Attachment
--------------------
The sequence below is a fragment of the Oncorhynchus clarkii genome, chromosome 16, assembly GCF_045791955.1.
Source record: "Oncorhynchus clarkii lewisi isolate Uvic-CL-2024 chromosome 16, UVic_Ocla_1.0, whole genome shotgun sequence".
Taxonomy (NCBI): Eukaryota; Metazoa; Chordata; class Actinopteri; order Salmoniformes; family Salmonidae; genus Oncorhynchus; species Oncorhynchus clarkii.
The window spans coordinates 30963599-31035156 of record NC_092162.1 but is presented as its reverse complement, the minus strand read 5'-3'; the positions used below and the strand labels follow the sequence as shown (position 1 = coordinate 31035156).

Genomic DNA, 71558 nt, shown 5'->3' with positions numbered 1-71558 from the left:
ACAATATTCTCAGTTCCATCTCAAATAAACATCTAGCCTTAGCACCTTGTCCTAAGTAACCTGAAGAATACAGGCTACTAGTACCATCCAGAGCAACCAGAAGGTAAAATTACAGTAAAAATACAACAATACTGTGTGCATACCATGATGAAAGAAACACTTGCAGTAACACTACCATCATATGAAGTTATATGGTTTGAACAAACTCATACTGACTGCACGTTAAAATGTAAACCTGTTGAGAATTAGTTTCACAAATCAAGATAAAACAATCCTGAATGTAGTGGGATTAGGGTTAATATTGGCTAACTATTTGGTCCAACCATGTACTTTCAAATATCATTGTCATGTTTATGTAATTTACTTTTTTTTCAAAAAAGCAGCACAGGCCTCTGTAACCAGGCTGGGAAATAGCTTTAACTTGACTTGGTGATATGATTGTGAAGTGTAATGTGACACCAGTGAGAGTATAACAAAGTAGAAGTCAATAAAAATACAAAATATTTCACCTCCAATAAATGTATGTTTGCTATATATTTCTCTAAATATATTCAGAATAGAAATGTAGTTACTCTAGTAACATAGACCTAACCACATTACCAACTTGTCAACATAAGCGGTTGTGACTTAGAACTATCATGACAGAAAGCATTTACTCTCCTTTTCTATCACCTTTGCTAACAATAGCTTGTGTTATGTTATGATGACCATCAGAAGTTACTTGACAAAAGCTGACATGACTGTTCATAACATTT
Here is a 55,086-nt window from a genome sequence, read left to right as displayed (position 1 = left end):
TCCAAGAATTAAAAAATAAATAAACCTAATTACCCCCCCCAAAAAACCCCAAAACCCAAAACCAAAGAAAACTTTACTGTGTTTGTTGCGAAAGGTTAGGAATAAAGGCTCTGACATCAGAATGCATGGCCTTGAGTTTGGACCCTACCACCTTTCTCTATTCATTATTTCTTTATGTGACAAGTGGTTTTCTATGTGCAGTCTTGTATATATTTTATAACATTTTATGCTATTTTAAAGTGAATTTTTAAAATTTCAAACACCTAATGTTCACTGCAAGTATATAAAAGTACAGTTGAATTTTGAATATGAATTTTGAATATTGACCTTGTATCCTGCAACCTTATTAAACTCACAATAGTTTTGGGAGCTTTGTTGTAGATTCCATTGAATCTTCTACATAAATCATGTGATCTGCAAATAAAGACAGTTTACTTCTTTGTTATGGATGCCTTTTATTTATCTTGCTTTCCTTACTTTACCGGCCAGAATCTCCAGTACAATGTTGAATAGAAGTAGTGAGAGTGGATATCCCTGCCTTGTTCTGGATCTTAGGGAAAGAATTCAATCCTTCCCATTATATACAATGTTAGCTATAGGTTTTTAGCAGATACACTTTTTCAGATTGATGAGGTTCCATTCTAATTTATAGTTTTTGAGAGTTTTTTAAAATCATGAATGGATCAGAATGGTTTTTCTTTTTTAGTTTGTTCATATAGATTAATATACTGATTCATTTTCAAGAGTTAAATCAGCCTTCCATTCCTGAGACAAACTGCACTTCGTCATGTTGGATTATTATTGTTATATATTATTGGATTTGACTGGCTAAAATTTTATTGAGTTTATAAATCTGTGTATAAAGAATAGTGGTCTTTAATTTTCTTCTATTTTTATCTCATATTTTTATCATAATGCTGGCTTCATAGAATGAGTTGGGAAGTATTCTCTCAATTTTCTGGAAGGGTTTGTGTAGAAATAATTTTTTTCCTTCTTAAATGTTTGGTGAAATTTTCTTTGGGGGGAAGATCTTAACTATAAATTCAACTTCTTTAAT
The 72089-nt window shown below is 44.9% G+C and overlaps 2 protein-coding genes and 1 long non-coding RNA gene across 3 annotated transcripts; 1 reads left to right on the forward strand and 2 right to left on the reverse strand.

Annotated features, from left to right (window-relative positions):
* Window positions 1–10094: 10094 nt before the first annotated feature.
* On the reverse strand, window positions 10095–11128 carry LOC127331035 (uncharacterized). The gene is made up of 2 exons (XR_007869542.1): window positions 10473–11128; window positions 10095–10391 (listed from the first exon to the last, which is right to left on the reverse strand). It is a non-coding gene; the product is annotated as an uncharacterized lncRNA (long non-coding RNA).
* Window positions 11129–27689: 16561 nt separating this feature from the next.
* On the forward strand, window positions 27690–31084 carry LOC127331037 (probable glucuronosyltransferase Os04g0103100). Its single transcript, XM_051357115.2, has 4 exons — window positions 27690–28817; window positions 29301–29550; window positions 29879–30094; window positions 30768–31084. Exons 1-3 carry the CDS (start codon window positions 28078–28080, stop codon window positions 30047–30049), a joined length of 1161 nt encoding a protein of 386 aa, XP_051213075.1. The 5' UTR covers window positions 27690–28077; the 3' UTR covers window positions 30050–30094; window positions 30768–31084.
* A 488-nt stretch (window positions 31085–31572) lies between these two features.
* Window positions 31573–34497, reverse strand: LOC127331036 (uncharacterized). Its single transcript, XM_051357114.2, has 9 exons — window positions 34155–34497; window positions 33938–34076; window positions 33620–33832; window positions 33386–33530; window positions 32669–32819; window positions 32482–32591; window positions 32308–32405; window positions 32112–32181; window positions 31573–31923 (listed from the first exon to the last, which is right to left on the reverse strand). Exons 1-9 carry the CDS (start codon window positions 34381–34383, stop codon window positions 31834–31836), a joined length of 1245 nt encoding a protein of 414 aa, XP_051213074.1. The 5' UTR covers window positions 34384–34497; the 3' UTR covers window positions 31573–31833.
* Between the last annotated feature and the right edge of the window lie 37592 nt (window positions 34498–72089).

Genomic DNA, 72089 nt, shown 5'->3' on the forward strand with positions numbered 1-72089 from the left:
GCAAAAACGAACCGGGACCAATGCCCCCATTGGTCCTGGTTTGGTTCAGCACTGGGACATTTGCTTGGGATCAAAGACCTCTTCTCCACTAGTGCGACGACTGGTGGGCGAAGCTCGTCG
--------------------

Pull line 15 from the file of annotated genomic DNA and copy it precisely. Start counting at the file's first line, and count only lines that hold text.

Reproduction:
* A 488-nt stretch (window positions 31085–31572) lies between these two features.